Moral Psychology

“Sympathy, Discernment, and Reasons”, Philosophy and Phenomenological Research 68 (2004), pp. 37-62.

According to “the argument from discernment”, sympathetic motivation is morally faulty, because it is morally undiscriminating. Sympathy can incline you to do the right thing, but it can also incline you to do the wrong thing. And if so, it is no better as a reason for doing something than any other morally arbitrary consideration. The only truly morally good form of motivation — because the only morally non-arbitrary one — involves treating an action’s rightness as your reason for performing it. In this paper, I attack this argument and argue for the contrary conclusion. Treating the rightness of an action as your reason for doing it might amount to various things; but each of them involves a kind of pharisaism that makes it morally objectionable.

“As You Were? Moral Philosophy and the Aetiology of Moral Experience”, Philosophical Explorations 9 (2006), pp. 117-32, Special Issue on “Empirical Research and the Nature of Moral Judgment”.

What is the significance of empirical work on moral judgement for moral philosophy? Although the more radical conclusions that some writers have attempted to draw from this work are overstated, few areas of moral philosophy can remain unaffected by it. The most important question it raises is in moral epistemology. Given the explanation of our moral experience, how far can we trust it? Responding to this, the view defended here emphasizes the interrelatedness of moral psychology and moral epistemology. On this view, the empirical study of moral judgement does have important implications for moral philosophy. But moral philosophy also has important implications for the empirical study of moral judgement.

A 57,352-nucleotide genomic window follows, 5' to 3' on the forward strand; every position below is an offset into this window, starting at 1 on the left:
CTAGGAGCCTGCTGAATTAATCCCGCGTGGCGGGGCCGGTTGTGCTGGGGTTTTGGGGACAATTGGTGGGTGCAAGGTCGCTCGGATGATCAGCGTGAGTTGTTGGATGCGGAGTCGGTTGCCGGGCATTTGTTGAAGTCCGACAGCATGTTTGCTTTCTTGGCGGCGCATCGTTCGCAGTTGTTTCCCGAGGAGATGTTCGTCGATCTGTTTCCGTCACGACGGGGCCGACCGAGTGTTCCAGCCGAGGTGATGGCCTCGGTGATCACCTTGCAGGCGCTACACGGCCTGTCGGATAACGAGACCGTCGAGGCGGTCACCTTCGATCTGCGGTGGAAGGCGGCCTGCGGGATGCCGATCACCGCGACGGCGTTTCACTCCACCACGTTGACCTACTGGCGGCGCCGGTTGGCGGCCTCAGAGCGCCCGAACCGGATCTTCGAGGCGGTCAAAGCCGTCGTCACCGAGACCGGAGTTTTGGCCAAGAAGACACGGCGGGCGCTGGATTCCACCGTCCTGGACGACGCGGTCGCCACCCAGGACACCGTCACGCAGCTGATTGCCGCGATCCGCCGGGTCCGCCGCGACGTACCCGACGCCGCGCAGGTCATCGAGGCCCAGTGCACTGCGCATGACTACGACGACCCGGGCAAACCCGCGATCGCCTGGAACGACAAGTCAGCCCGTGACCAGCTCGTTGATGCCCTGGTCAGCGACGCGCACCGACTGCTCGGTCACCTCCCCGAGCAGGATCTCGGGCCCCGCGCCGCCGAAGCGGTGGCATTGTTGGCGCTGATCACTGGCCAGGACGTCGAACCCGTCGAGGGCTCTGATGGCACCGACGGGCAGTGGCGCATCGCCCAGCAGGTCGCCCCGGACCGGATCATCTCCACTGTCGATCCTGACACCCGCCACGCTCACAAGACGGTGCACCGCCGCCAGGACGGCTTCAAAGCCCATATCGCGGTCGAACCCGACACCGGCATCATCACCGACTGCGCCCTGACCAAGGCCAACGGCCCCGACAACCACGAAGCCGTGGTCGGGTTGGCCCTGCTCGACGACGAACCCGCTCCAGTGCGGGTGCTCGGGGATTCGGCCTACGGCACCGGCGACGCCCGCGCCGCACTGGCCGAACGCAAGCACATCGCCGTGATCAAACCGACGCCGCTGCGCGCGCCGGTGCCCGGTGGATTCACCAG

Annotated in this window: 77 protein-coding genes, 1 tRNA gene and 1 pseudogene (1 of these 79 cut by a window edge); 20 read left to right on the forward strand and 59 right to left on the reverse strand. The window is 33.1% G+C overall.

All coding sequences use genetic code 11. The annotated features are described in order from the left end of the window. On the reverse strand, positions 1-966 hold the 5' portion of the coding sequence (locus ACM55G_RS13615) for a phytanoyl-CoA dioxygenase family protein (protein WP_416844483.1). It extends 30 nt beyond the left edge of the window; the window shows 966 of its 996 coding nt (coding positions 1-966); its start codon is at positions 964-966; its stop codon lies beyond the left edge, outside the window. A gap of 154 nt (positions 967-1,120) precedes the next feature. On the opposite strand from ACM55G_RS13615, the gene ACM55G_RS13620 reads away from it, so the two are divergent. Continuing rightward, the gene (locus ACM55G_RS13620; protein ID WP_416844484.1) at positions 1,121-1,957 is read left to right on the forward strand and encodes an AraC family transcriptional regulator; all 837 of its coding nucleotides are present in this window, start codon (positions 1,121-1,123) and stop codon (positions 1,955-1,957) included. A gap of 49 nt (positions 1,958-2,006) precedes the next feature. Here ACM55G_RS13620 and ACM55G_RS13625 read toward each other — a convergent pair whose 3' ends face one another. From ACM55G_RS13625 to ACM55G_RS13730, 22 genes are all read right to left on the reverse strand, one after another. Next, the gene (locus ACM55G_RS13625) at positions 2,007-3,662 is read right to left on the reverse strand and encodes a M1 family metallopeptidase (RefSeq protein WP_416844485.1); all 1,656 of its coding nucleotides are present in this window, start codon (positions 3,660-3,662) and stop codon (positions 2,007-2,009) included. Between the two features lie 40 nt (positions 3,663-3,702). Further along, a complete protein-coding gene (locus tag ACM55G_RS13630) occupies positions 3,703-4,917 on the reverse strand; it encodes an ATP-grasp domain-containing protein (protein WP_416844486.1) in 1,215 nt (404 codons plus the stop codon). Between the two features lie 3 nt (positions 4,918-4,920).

“Stupid Goodness”, in Karen Jones and Francois Schroeter (eds), The Many Moral Rationalisms (Oxford: Oxford University Press, 2018), pp. 227-46.

In Paradise Lost, Satan’s first sight of Eve in Eden renders him “Stupidly good”: his state is one of admirable yet inarticulate responsiveness to reasons. Turning from fiction to real life, I argue that this is an important moral phenomenon, but one that has limits. The essay examines three questions about the relation between having a reason and saying what it is – between normativity and articulacy. Is it possible to have and respond to morally relevant reasons without being able to articulate them? Can moral inarticulacy be good, and if so, what is the value of moral articulacy? And thirdly, can moral philosophy help us to be good? I argue that morality has an inarticulacy-accepting part, an articulacy-encouraging part, an articulacy-surpassing part and an articulacy-discouraging part. Along the way, an account is proposed of what it is to respond to the reasons that make up the substance of morality.

“Agency and Policy”, Proceedings of the Aristotelian Society 104 (2004), pp. 315-25. [co-authored with Philip Gerrans]

A critique of Michael Bratman’s account of an agent’s authority over, and endorsement of, his actions.

Book Reviews

“R. Jay Wallace, Responsibility and the Moral Sentiments”, Mind 106 (1997), pp. 803-7.